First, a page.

Vinyldiazomethane will readily undergo dipolar cycloaddition with electron-deficient alkenes to provide vinylpyrazolines.5 Vinylpyrazolines are less stable than typical alkylpyrazolines, and will undergo loss of N2 to provide the corresponding vinylcyclopropane with either thermal or photochemical activation. The reaction has been used to prepare vinylcyclopropyl steroid derivatives from D16-20-oxo-steroid derivatives (eq 4).2 Thermal extrusion of N2 provides the desired cyclopropane in 90% yield.

An interesting side reaction has been observed with alkenes that bear two electron-withdrawing substituents. These substrates do not provide the cyclopropane upon thermolysis, but give the product of insertion into C-H bonds on the carbon that is b to the carbonyl (eq 5).6 This is a general reaction which will work with other diazoalkanes.

Conjugated dienes will also undergo dipolar cycloaddition with vinyldiazomethane. The reaction occurs preferentially at the less substituted alkene, as predicted by FMO theory.7 The resulting pyrazolines undergo extrusion of N2 at rt or below to provide the corresponding divinylcyclopropyl derivatives. These compounds will then undergo [3,3]-sigmatropic rearrangement to provide cycloheptadiene derivatives. The cis-divinylcyclopropanes undergo sigmatropic rearrangement very rapidly, at times below rt. This has hindered attempts to obtain kinetic data for these substrates. However, they can be synthesized by low temperature (-40 °C) photolysis of pyrazolines derived from vinyldiazomethane and conjugated dienes.8 The reaction has been used to synthesize the algae metabolite dictyopterene DŽ via a vinylcyclopropyl derivative (eq 6).9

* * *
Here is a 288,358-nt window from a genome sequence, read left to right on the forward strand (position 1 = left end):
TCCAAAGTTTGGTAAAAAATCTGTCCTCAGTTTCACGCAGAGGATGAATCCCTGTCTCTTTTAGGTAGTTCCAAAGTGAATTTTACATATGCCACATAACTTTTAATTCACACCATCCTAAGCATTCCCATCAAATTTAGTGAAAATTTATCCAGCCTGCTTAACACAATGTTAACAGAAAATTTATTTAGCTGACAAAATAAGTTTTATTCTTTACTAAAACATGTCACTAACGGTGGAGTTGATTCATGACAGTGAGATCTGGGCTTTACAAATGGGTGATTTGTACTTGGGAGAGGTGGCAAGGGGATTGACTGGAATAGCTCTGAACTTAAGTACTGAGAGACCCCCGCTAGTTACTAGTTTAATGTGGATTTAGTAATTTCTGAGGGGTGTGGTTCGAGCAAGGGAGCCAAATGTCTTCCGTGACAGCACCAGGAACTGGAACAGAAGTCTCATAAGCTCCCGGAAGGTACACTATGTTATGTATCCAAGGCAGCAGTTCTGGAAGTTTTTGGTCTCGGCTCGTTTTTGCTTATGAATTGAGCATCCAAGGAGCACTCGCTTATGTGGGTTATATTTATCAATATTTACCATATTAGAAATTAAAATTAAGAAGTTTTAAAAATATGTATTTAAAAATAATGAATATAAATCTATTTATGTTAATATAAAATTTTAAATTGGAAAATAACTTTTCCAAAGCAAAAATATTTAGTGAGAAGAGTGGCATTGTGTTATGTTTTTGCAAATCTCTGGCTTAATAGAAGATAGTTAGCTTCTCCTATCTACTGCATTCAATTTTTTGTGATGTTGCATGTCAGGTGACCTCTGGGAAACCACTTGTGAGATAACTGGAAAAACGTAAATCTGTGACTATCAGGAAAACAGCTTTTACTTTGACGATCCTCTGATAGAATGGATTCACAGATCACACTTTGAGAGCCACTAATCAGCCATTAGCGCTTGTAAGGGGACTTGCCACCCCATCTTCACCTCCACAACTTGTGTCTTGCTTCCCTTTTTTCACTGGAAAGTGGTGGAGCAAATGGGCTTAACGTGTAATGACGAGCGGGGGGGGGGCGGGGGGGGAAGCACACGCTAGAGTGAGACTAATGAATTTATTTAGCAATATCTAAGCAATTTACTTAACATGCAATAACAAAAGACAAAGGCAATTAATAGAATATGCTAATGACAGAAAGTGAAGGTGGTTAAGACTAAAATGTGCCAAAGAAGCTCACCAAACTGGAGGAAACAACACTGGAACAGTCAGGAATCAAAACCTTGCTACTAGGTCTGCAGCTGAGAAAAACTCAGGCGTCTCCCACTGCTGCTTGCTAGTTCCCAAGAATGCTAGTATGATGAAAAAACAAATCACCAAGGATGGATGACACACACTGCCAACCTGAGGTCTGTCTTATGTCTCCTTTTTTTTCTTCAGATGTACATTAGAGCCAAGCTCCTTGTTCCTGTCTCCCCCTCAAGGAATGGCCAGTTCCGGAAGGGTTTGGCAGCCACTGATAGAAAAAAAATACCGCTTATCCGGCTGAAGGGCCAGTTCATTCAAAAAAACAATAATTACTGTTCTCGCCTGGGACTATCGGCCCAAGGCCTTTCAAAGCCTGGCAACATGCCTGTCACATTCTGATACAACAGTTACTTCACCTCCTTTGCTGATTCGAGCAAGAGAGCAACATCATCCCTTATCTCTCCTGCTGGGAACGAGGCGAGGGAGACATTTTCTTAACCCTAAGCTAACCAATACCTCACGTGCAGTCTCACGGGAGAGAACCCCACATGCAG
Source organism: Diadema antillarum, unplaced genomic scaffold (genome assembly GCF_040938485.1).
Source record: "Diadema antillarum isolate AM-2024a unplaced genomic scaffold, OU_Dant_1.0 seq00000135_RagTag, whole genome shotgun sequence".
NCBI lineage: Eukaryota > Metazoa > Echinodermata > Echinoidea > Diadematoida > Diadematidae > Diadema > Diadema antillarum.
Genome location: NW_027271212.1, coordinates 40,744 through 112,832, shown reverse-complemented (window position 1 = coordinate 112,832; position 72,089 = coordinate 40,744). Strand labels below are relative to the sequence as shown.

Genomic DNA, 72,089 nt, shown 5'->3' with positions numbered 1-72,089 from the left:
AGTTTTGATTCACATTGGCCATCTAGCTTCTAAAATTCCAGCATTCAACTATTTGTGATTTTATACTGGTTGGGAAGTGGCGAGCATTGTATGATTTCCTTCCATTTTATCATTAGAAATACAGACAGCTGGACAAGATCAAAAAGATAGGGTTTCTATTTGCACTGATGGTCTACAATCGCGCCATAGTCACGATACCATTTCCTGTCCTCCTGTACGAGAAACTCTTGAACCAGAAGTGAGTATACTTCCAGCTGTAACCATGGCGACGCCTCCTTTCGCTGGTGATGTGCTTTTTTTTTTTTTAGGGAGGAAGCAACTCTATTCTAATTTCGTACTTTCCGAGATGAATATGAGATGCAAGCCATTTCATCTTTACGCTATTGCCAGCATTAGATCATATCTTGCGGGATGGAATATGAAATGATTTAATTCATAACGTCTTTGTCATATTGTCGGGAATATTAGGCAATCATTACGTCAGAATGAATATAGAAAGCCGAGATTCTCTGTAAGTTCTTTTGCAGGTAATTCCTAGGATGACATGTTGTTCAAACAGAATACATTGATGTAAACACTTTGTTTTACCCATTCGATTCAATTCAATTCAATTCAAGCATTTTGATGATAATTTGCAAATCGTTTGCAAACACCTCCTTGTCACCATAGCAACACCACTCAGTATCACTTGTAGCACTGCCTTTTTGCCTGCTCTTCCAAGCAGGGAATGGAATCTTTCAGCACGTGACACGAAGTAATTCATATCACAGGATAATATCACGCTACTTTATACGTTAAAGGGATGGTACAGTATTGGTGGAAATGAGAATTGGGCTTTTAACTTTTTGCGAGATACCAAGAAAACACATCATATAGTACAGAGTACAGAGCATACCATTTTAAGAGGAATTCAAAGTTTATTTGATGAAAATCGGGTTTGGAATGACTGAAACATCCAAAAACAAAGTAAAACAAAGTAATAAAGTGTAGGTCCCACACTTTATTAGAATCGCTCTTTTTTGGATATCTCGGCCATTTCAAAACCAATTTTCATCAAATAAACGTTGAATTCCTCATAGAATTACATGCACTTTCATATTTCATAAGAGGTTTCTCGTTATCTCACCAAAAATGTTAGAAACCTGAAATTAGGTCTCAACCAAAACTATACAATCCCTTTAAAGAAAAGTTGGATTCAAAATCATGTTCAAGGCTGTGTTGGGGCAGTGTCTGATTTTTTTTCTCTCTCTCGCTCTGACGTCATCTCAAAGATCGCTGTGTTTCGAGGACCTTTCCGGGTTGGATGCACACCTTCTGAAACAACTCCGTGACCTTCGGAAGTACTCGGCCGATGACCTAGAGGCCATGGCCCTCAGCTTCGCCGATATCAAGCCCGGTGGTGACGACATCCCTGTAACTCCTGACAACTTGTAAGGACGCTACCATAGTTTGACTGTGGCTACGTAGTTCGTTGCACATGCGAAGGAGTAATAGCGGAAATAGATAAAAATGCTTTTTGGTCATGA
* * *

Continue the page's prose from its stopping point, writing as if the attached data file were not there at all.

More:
Allylation of Heteroatoms.

Vinyldiazomethane can be used to convert carboxylic acids to the corresponding allyl carboxylate.1c,3 However, the reaction has not been widely utilized. An interesting example of the allylation of an alcohol has been reported.10 Treatment of the vicinal steroidal diol shown in eq 7 with boric oxide provides the corresponding borate ester. Treatment of this compound with vinyldiazomethane provides the monoallyl ether with preferential reaction at the less hindered oxygen. Presumably, the reaction proceeds by protonation of the vinyldiazomethane by the borate ester to provide an allyldiazonium species which undergoes nucleophilic attack by oxygen.


1. (a) De Meijere, A.; Schulz, T-J.; Kostikov, R. R.; Graupner, F.; Murr, T.; Bielfeldt, T. S 1991, 547. (b) Hooz, J.; Kono, H.; OPP 1971, 3, 47. (c) Brewbaker, J. L.; Hart, H. JACS 1969, 91, 711.
2. Bladon, P.; Rae, D. R.; Tait, A. D. JCS(P1) 1974, 1468
3. Salomon, R. G.; Salomon, M. F.; Heyne, T. R. JOC 1975, 40, 756. See also Ref. 1c.
4. De Meijere, A.; Schulz, T-J.; Kostikov, R. R.; Graupner, F.; Murr, T.; Biefeldt, T. S 1991, 547.
5. Tabushi, I.; Takagi, K.; Okano, M.; Oda, R. T 1967, 23, 2621.
6. Dean, F. M.; Clinging, R. JCS(C) 1971, 3668.
7. Houk, K. N.; Sims, J.; Duke, R. E.; Strozier, R. W.; Georgie, J. K. JACS 1973, 95, 7287. Houk, K. N.; Sims, J.; Watts, C. R.; Luskus, L. J. JACS 1973, 95, 7301.
8. Schneider, M. P.; Rau, A. JACS 1979, 101, 4426.
9. Schneider, M. P.; Goldbach, M. JACS 1980, 102, 6114.
10. Cimarusti, C. M.; Grabowich, P.; Varma, R. V.; Chao, S. T.; Levine, S. D.; Weisborn, F. L. JOC 1977, 42, 3035.

Tarek Sammakia

University of Colorado, Boulder, CO, USA